Who Was Victoria Salazar? Wiki, Biography, Age, Family, Husband, Children, Cause of Death, Incident Detail

Victoria Salazar Biography, Wiki

Victoria Salazar, Prosecutors said on Monday that police officers have been charged with killing a Salvadoran woman after she died while being restrained in the resort town of Tulum, Quintana Roo, Mexico.

Salazar was from El Salvador but had been living in Mexico on a humanitarian visa for several years. El Salvador President Nayib Bukele spoke out against the “criminal” responsible for her death. “She was brutally murdered by Tulum police officers in Quintana Roo, Mexico. I see thousands of outraged Mexicans, demanding justice for our compatriot,” Bukele said, referring to protests in the wake of her death. “They are as outraged as we are. Let us not forget that it was not the Mexican people who committed this crime, but rather some criminal in the Tulum police.”

Age

Victoria Salazar has died at the age of 36-years-old.

Husband & Children

Five years ago, Salazar left Sonsonate, which is about an hour west of San Salvador, for better opportunities. Her mother Rosibel Emerita Arriaza also said she left to escape the area’s street violence. President Bukele has said that the government would support Salazar’s two daughters.

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On Monday, according to reports, Arriaza was working with Salvadoran authorities on getting her daughter’s body repatriated. She also planned to travel to Mexico to be reunited with her granddaughters. “I want justice for my daughter, because it isn’t fair what they did to her,” Arriaza said. “She was a woman who wasn’t armed, just for being a woman and I don’t know what happened.”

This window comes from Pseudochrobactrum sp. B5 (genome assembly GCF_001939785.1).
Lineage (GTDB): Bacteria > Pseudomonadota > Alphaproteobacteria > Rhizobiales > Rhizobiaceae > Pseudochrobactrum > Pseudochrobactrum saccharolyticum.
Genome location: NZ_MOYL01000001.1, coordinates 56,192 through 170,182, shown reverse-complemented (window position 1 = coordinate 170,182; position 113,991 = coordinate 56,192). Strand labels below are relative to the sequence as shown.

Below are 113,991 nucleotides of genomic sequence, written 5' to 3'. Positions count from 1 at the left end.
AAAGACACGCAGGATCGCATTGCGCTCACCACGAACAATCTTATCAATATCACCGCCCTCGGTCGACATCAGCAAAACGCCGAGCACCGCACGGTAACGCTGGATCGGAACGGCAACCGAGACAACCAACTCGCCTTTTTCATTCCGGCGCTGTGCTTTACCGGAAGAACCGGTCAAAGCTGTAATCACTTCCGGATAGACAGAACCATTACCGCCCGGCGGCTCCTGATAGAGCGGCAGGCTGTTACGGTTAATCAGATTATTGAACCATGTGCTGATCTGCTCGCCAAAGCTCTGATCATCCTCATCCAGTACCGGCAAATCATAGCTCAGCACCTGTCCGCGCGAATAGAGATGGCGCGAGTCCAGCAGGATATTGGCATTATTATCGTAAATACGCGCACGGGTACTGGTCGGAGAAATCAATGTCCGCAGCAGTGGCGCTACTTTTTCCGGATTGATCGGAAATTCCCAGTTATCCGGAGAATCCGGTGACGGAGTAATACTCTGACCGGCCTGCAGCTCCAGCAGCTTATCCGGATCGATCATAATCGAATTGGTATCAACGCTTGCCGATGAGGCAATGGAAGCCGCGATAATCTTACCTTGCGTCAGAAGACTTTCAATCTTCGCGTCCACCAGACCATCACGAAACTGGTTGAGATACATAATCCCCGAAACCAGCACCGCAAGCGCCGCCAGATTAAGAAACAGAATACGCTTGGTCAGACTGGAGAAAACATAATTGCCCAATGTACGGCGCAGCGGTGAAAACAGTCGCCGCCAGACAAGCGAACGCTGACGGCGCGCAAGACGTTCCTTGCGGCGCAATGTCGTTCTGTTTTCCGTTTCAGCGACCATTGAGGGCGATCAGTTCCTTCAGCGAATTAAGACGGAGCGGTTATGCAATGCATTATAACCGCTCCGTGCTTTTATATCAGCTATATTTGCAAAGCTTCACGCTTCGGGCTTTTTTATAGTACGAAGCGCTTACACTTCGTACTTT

Incident Detail & Death

The attorney general’s office in the coastal state of Quintana Roo has, according to the latest reports, revealed that the three male and one female cop have been charged with femicide in the death of a 36-year-old Salvadoran national Victoria Esperanza Salazar Arriaza, Saturday night, March 27.

Following the incident, many people shared the footage on social media. The video showed a female officer arresting Salazar. She appears to be kneeling on the woman’s back. Salazar can be heard crying out in pain but it seems to be in vain as the police officer doesn’t move her leg. Three other police officers could be seen in the video — two resting on a police car and another pacing nearby. The three other police officers in the video don’t do anything to ameliorate the situation. The videos also showed Salazar unresponsive and handcuffed as several officers lifted her into a patrol car. According to reports, it’s unclear what led to her arrest.

“There will be no impunity for those who participated in the death of the victim, and all the force of the law will be brought to bear to bring those responsible to trial,” prosecutors reportedly said in a statement.

Óscar Montes de Oca Rosales, the attorney general of Quintana Roo state, reportedly said on Monday that four municipal police officers have been charged with femicide after an autopsy concluded that Salazar’s neck was broken. “The police restraint technique was applied with a disproportionate and excessive force,” the attorney general said.

The scenes leading up to Salazar’s death have drawn comparisons with the death of George Floyd in Minneapolis after a police officer pressed his knee against his neck. Many on social media have come forward to point it out.

“*Content Warning* Police brutality in #Mexico. A woman was murdered by cops in #Tulum on Saturday, after one of them knelt on her neck for several minutes, while she pleaded to let her breathe as George Floyd did. #BlackLivesMatter #ICantBreathe,” another user said.

While police brutality is an important issue here, the incident brings to fore many other underlying problems as well. “Firstly, there is the issue of Central American migrants that are targets of state-sanctioned, narco, and/or xenophobic violence,” a Twitter user pointed out, adding, “Victoria was racialized and gendered. This weekend, three women were killed in the state of Quintana Roo, where Tulum is located. Two of these women were killed by police. We are also aware of the femicides that occur in Mexico and the impunity surrounding these crimes.”

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